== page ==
Tuesday, August 4, 2009

Review: Funny People (2009)

Funny People
145 minutes
Rated R

by Scott Mendelson

Spoilers contained within...

The critical consensus on Funny People (a strong first 90 minutes followed by an overlong, labored, drawn-out 40 minute finale) is half right. Alas, the entire film is an overlong, drawn-out, and completely undisciplined affair. The funniest thing about the movie is the irony contained within - despite being an allegedly more mature and serious motion picture than the stereotypical Judd Apatow product, it is actually far less honest and realistic about human behavior and relationships than either Knocked Up or The Forty-Year-Old Virgin. That in itself wouldn't be a big problem if the film were funny. But it's not. It's really not all that amusing. The stand-up comedy routines are generally not terribly funny. The female characters (especially Aubrey Plaza) are basically prizes to be won. We get absolutely no sense of what it's like to make your living trying to make people laugh in small-time dinky clubs, no sense of the nervousness, self-doubt, and excitement of doing live stand-up. As far as comedy writing, we get a more realistic picture of what it's like to write comedy for a living on 30 Rock. That show may be the ultimate reality check, as it shows that sketch comedy writers are every bit as uncool as anyone else.

We get no sense of why Adam Sandler's George Timmons chose to turn his back on humanity in general. Yes, he had issues with his father, but the movie states many times that all stand-up comedians are inherently exorcising demons and dealing with self-loathing. That's probably somewhat true, but then what separates the loners like Timmons from people like Judd Apatow or Ray Ramano, the ones who made their fortune in comedy but still were able to raise a family? The movie never deals with this obvious contradiction. The film eventually turns into a variation on The Family Man ('oh, he's rich and powerful beyond his dreams, but he really just wants a wife and kids'), before doubling back at the last minute to try to appear more profound than that.

Speaking of that justifiably maligned final act, once again this 'more serious' picture contains a less realistic view of family life than Knocked Up. Unlike the earlier picture, the kids are always well-behaved, they are always polite and funny, and they never give their parents any grief. It's almost as if Apatow couldn't bear to cast his two daughters as anything other than angels. And on what planet would two young children not be seriously disturbed/weirded out over their mom more or less flaunting her love for another guy, a famous stranger that they've never met no less? This rubbed me the same way as the climax of Kill Bill, where Uma Thurman's daughter didn't seem to mind a strange woman coming into her house, killing her father, and then telling her that she was her mother and whisking her away to places unknown.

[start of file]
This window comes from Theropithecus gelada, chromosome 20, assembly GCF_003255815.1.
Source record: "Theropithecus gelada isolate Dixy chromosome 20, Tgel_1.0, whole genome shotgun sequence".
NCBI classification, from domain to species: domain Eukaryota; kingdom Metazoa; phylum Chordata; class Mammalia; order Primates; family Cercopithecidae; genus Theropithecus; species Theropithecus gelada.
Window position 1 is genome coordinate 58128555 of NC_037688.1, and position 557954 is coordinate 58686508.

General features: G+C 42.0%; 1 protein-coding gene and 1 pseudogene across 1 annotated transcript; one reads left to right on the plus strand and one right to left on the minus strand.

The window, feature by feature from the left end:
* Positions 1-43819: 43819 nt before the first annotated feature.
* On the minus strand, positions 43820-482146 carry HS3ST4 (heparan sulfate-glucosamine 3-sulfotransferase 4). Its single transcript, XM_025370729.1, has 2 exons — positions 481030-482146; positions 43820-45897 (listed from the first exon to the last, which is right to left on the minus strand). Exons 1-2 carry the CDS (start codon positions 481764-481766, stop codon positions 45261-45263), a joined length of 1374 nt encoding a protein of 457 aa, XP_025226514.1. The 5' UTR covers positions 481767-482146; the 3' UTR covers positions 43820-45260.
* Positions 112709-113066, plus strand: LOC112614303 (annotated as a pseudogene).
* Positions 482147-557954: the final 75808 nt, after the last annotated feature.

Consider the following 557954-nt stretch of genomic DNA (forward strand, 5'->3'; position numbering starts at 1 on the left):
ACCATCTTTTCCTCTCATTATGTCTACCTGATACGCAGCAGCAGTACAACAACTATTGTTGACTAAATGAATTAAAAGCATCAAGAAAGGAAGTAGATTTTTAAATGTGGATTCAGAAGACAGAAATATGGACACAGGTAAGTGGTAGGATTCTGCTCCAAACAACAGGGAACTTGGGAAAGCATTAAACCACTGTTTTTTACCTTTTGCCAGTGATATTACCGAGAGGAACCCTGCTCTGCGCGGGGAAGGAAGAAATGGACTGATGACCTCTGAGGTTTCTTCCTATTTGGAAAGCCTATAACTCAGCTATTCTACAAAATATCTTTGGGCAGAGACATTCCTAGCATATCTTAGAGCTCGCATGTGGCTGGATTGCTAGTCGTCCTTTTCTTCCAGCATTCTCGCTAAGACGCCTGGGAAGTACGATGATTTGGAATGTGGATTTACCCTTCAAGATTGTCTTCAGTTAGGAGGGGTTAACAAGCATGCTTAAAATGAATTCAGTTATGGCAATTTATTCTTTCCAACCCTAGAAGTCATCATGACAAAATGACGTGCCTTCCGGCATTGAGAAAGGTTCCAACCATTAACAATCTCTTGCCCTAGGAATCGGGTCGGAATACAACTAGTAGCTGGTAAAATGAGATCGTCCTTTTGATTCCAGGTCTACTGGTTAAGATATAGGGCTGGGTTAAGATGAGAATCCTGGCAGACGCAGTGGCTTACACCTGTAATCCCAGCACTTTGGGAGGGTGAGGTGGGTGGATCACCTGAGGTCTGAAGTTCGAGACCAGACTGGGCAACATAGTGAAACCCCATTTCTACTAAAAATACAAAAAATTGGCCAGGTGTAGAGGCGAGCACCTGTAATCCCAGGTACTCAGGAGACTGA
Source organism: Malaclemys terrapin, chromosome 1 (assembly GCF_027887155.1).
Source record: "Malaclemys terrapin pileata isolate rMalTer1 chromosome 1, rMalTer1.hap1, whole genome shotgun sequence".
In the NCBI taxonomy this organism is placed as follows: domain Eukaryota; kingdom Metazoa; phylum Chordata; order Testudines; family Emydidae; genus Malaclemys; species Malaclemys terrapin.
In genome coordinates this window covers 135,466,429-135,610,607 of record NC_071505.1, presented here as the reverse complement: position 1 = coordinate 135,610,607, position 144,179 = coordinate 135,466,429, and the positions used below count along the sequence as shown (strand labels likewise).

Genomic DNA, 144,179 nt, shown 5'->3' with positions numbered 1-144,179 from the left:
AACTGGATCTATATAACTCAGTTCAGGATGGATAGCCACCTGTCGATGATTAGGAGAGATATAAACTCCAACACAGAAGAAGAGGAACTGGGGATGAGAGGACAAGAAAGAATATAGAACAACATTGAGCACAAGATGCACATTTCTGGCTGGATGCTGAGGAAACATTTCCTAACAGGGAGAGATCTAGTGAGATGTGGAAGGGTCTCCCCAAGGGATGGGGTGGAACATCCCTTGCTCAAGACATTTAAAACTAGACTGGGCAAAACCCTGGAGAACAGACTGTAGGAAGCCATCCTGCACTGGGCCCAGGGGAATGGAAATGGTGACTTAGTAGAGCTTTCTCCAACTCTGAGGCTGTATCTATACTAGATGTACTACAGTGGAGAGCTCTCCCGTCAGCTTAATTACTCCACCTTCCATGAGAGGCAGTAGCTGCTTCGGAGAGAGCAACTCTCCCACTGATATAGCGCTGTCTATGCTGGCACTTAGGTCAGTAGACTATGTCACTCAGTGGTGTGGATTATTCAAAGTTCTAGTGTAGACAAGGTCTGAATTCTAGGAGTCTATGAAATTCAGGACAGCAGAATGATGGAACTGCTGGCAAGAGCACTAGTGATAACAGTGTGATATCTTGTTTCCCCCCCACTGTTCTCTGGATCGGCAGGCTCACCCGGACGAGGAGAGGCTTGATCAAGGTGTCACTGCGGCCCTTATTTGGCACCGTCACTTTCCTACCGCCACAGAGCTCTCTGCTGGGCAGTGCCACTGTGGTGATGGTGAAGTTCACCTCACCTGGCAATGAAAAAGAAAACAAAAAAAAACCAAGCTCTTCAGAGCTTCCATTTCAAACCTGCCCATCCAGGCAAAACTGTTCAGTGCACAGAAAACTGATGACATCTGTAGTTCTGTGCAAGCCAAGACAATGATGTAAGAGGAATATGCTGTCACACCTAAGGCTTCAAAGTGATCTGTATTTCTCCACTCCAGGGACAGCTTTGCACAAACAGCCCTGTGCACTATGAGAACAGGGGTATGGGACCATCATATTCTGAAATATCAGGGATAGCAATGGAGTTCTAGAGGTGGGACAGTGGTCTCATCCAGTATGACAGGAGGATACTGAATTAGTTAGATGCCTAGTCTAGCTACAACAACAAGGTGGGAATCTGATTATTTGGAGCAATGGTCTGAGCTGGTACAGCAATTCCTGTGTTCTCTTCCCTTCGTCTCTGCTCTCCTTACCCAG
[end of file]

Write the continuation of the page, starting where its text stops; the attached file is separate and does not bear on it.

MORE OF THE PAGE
Yes the film is unbearably long, but only because it is often unbearably dull and uninsightful. Oddly enough, the only mediocre performance comes from Leslie Mann, but that may come from a script that has her make major life decisions on a dime and never judges her for that (ie - no one could sell what she has to sell). Seth Rogen is shockingly good, and Sandler doesn't wink his way out of playing a rather loutish cad. And Eric Bana, a famous funny man in his native Australia, has a ball with his first comic role in America. But the core story feels false, many of the supporting characters are wasted, and the telling of that story is dragged out beyond logic. Come what may, Funny People is Judd Apatow's Elizabethtown. Like that infamous miss, this often feels like someone else 'doing Apatow', and the subject matter is arguably so close to the vest that perhaps objectivity was impossible. Despite grand intentions and noble ideals, the film just doesn't work in any conceivable way. It's a tragic failure from a truly gifted comic mind.

Grade: C-


R.L. Shaffer said...

Couldn't disagree with you more, Scott :)

Scott Mendelson said...

Then you're welcome.

free movie said...

Maybe Sandler needs to take a break from "jest-comedies" and try the romantic-comedies for a while. I'm sure that young Seth Rogen and others will fill the empty spot successfully!


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